Letters to the Editor, March 20, 2019

Safety. Yield. Respect.

Over my many years and thousands of miles as an avid user of the Arcata Community Forest and related Sunny Brae Forest I have on occasion experienced what is known as a “trail conflict.” 

As memory serves, 100 percent of those trail conflicts have been with me as a pedestrian being encountered in an unsafe manner by a mountain bike rider traveling at excessive speed and unable (and unwilling?) to yield, and then in some cases being disrespectful in my attempts at communicating my concerns.

Trail conflicts also arise at times due to owners of off-leash dogs in the Community Forest and elsewhere, which, beyond being disrespectful of the Forest and users, is additionally precluded by Arcata Municipal Code. 

So, here’s my meme for all users of our extraordinarily wonderful Arcata Community Forest: “Safety. Yield. Respect.”

This sounds to me like community values, environmental values and guidelines for users of the Arcata Community Forest that we all can and should live by. My sense is that the more these fundamental precepts of using our Community Forest are adopted by all users of these beautiful trails, the fewer actual trail conflicts may occur. 

Are there any arguments against being kinder to each other? Especially when we encounter each other in a place as wondrous and welcoming as the Arcata Community Forest.

Bruce LeBel
Arcata

Daylight Saving = losing

Monday morning March 11th. I crawled out of bed resentfully. I’d been cheated of an hour of sleep, and at shortly after six, it was still dark outside. Welcome to Daylight Saving Time.

My dog Murphy opened one eye and looked at me as if I were mad—why was I getting up in the middle of the night?

I consoled myself. In only a few more weeks, we would see the glint of dawn when it was time to start moving. 

By then, my body would have recovered from its perennial agony of “springing forward.” And, anyway, didn’t we all vote to end this maddening shifting of the time? Soon we would have year-round DST.

Omigod! That’s when I realized the full implications of what we’d brought upon ourselves. If this change to DST becomes permanent, we will be getting up in the dark from the end of October to the middle of March. Are we nuts?

Back in the 1970s, at the height of the Arab Oil Embargo, America went on an energy diet. Thermostats were set back from the traditional 72 to a chilly 68. “Compact cars” became best sellers. And small children waiting for school buses in the dark morning hours were being run over and killed.

Yes, it’s a great idea to end the clock-switching madness, but maybe we’re opting for the wrong year-round choice. Daylight Savings Time gives us light evenings and dark mornings, whereas Standard Time will keep the mornings bright and the evenings dark.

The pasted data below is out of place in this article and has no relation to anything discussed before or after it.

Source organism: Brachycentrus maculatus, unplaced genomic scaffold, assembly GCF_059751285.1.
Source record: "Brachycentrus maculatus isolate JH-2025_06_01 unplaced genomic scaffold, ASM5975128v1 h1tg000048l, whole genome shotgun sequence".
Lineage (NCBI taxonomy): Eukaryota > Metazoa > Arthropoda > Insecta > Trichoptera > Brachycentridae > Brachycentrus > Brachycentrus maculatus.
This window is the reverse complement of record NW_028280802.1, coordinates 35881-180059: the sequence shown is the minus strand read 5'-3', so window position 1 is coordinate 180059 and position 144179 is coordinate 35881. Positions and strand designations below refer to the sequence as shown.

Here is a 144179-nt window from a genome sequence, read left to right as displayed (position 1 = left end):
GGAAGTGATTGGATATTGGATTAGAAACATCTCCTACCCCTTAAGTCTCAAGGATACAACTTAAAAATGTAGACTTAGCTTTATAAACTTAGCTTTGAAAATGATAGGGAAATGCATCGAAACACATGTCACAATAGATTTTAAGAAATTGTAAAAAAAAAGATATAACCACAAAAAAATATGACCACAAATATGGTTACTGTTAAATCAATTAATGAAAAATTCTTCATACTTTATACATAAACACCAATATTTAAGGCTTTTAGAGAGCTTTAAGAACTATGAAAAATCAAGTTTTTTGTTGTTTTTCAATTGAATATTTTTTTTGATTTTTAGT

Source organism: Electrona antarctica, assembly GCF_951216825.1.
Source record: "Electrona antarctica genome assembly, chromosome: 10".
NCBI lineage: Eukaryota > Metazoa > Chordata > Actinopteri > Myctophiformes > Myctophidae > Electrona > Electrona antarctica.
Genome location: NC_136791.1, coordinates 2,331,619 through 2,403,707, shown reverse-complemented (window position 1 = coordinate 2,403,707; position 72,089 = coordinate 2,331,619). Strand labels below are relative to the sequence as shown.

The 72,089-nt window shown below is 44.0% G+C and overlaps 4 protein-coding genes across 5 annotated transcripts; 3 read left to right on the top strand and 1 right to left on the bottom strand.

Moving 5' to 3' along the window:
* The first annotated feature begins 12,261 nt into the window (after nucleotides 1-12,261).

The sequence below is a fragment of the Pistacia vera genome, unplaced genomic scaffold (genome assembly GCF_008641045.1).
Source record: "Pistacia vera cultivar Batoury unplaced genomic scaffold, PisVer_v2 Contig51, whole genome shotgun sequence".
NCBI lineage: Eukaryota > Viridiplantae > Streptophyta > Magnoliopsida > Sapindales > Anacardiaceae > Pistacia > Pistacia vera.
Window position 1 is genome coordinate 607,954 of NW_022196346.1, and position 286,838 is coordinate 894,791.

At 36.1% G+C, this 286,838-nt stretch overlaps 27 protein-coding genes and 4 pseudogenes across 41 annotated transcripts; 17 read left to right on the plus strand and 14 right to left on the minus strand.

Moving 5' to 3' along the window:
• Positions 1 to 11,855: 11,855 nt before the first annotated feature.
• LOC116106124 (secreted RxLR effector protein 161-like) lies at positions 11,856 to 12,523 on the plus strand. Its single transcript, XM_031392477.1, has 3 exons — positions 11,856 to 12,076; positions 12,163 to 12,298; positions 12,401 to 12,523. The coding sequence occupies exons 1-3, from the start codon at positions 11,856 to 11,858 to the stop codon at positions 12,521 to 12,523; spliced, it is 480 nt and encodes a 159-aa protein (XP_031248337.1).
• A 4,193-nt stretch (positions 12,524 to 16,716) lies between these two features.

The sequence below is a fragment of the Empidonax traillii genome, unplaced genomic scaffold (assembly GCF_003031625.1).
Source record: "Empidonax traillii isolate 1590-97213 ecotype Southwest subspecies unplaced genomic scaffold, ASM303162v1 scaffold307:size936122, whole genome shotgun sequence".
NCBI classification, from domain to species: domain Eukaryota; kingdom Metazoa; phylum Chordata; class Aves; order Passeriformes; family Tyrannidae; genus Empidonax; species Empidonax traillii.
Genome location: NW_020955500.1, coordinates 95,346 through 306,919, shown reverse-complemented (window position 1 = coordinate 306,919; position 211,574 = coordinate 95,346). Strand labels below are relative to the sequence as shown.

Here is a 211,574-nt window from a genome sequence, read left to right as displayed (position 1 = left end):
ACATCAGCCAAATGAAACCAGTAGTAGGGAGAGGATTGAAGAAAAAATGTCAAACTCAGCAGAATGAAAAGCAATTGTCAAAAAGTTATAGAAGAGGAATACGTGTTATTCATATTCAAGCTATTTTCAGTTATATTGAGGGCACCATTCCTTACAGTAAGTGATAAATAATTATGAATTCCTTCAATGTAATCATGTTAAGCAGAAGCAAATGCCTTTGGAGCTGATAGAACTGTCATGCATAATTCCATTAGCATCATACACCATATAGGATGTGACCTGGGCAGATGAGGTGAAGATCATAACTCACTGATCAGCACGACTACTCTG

Is it really such a bizarre idea to have the day start with sunlight, and end in darkness? 

Jay Davis
Arcata

Don’t burn poison oak

I recently learned that it’s illegal to burn poison oak in California. Turns out it mentions it right on the back of the burn permit. Oops, didn’t look.

Urushiol, the oil that irritates the skin and causes those nasty blisters does NOT disappear during the burning process. Instead it vaporizes into tiny droplets and then become air borne all over the neighborhood. Who knew?

So, that rash your kids got after hanging their sheets on the line is not measles, it is poison oak. Oops, sorry. 

The neighbor who has asthma and had to spend five days in intensive care due to poison oak blisters in the throat and lungs. Oops, sorry. OMG, you don’t have good health insurance. Bummer. 

Does homeowner’s liability insurance cover that $23,000 hospital bill? Have to find out.

Don’t burn poison oak or you and your neighbors will pay the consequesces.

Sincerely,
Debbi Krukonis
Fortuna

Trump needs a mirror

Donald Trump loves to jump all over others for their actions, but sometimes he needs to look in the mirror. 

For example, candidate Trump condemned President Obama for wasting taxpayers’ money when he went golfing, but as president, Trump himself has golfed even more frequently.

President Trump recently tweeted he’s “not thrilled” with Governor Newsom’s executive order to suspend the death penalty in California. 

He wrote that such a decision overrode the will of the people. 

But now he has vetoed Congressional action which would have blocked his border emergency declaration. 

His action overrides both the will of congress and also the will of the people, over 60 percent of whom in surveys this year opposed Trump using an emergency declaration to obtain funding to pay for the Mexican border wall.

Trump has even jumped into something as trivial as commenting on Democratic presidential candidate Beto O’Rourke’s speaking style. He stated he’s never seen such hand movement and even suggested O’Rourke might be crazy. 

I think that if hand gesturing were a criterion for being crazy, he need only watch one of his own speeches to decide what many already suspect for other reasons, he too could be crazy himself.

Sherman Schapiro
Blue Lake

 







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